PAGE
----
Brownsburg Indiana History

William Henry Harrison Medsker was 19 when he began to engage in daily activities at his home in Brownsburg, Indiana, in the late 19th century. His photographs of the everyday life of his family and friends give a unique insight into the life of a young man in a small town in western Indiana.

The Indians of Delaware lived along the White Lick Creek, then called Wa - ke - way or White Salt, in what is now Lincoln Township, on the west side of the Ohio River near its confluence with the Delaware River. The Delaware Indian Reservation, a group of Delaware Indians who lived in the western part of what we now call Lincoln County, Indiana, at the mouth of White Leck Creek, near what was then called Wa-ke - Paths or "White Salt." The Delaware Indians live along White Licks Creek in Lincoln County, Ohio, along the right - or middle - creek near the Confederate settlement of Washington, Pennsylvania, and near Whitelick Lake, now called Lincoln Township.

The Delaware Indians occupied what is now known as Brown and Lincoln Township, which was once an unbroken wilderness along White Lick Creek.

At that time, the area was a dense, unbroken wilderness, inhabited only by hunters and trappers. It was and still is a densely populated area with only a few hundred inhabitants.

As more people moved to the county, Plainfield, Danville and Brownsburg began to grow into commercial centers. Stagecoach lines built roads in the 1820s that connected the small, remote communities with Indianapolis. In 1910, the Interurban made daily trips between Indianapolis and Crawfordsville with regular hourly stops in Brownburg.

The Dawes Act proved a disaster for American Indians, and most of the remaining land was sold to white settlers. For thirty years, these people lost control of the land they controlled before it came into force in 1887. The Indians were not "Americanized" and could not become independent - and support farmers and ranchers as the creators of this policy had wished. They lived under policies that banned their traditional way of life, and for the next decade they did not provide crucial resources to support their businesses and families.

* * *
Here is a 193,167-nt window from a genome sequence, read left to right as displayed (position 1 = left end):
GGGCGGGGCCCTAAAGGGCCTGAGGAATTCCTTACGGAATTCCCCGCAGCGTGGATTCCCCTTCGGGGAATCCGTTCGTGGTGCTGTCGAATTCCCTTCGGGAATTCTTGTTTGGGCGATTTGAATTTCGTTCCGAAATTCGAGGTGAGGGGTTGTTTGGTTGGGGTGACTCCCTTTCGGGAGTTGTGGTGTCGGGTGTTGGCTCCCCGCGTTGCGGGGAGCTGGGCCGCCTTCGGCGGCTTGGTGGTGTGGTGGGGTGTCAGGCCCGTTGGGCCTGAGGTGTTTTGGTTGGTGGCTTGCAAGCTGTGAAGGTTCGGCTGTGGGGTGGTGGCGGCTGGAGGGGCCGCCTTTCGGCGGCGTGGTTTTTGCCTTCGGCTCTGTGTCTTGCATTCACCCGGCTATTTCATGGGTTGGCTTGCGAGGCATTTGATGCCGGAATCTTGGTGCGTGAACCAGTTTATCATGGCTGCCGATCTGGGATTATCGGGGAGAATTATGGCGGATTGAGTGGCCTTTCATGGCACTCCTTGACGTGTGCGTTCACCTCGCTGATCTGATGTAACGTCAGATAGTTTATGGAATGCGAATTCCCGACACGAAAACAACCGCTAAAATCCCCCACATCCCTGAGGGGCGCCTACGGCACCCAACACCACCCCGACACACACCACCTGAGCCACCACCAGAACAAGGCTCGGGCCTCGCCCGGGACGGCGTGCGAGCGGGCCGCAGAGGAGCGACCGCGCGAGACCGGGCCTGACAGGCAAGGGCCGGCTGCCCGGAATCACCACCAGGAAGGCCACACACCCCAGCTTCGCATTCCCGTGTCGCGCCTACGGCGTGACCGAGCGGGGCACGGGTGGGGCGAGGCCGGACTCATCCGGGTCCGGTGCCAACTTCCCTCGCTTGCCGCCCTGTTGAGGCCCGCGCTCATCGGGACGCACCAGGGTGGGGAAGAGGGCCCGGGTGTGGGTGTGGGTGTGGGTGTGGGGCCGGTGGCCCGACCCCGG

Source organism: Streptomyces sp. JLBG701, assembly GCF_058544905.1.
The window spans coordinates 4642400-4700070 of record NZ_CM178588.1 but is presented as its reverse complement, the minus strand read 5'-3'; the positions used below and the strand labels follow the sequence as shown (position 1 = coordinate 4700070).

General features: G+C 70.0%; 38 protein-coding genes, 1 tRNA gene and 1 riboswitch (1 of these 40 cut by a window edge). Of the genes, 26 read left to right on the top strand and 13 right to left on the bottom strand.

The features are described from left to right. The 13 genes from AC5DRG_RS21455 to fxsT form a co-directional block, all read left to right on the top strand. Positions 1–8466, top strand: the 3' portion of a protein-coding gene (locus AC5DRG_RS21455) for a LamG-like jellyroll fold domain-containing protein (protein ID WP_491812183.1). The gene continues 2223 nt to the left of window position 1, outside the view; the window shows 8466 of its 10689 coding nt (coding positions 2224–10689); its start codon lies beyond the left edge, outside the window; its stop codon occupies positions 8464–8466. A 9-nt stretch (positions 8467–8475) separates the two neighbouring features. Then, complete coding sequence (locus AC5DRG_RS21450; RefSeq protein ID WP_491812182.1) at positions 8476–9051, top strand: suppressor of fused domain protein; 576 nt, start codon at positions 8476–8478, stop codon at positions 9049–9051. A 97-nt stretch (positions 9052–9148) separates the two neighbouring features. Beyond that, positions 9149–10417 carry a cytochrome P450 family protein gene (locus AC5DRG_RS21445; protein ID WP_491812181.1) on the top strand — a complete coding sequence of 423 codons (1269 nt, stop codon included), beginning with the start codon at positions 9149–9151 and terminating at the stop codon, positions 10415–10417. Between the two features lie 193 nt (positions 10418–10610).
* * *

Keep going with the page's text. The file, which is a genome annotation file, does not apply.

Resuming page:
Reservations about the isolation of the indigenous peoples of whites were built to reduce the potential for conflict in order to pave the way for increased US expansion and engagement in the West. While the Kiowa and Comanche Indian tribes shared areas of the southern plains, the American Indians in the northwestern and southeastern territories were limited to the Indian territory of what is now Oklahoma. In fact, they regularly helped the settlers cross the plain - and, though some settlers lost their lives to American Indian attacks, this was not the norm. The method of allocation led to hostilities between the Indians and the United States government, sometimes ruining land that was the spiritual and cultural center of Indian activities.

The purchase of Gadsden led to the creation of the U.S. Army Corps of Engineers, the first military base in the United States, but America's expansion would not end there.

The lives of American Indians were dramatically changed by discriminatory and shady measures taken by the US authorities between 1850 and 1900. Indians were cheated of their land, food, and way of life when the federal government's "Indian regulations" forced them to make reservations and tried to "Americanize" them. When the government heard of the arrival of thousands of non-Indians in the Great Plains, it broke its promises from Treat and Fort Laramie and allowed them to stream into the area.

A stagecoach line built a road connecting the small, remote communities with Indianapolis in the 1820s. A railroad line served the Baltimore and Ohio B & O Company well into the 1960s, competing with the railroad lines of the late 19th century. Small schools were built on the outskirts of the city, as well as a small church and a public library.

In 1836, the city tried to establish a post office, discovered that Harrisburg existed in Indiana and founded it under the name Harrisburg. Although all post offices in Indiana County used this name, it was later changed to Brownsburg in 1839.

I used a magnifying glass to decipher some of the words that were harder to read and needed some additional research. When I went to the local cemetery, I stopped to do some research on the history of that time. I typed this entry and traveled back and forth between Brownsburg and Harrisburg, Indiana County, for a few hours.

I could see that William's father Peter Metsker was born in Ohio in 1814, although the sources for that year are different. It is noteworthy that Peter probably bought the land in Brownsburg in the late 18th or early 19th century, since he lived in Hendricks County around 1830.

More About Brownsburg

More About Brownsburg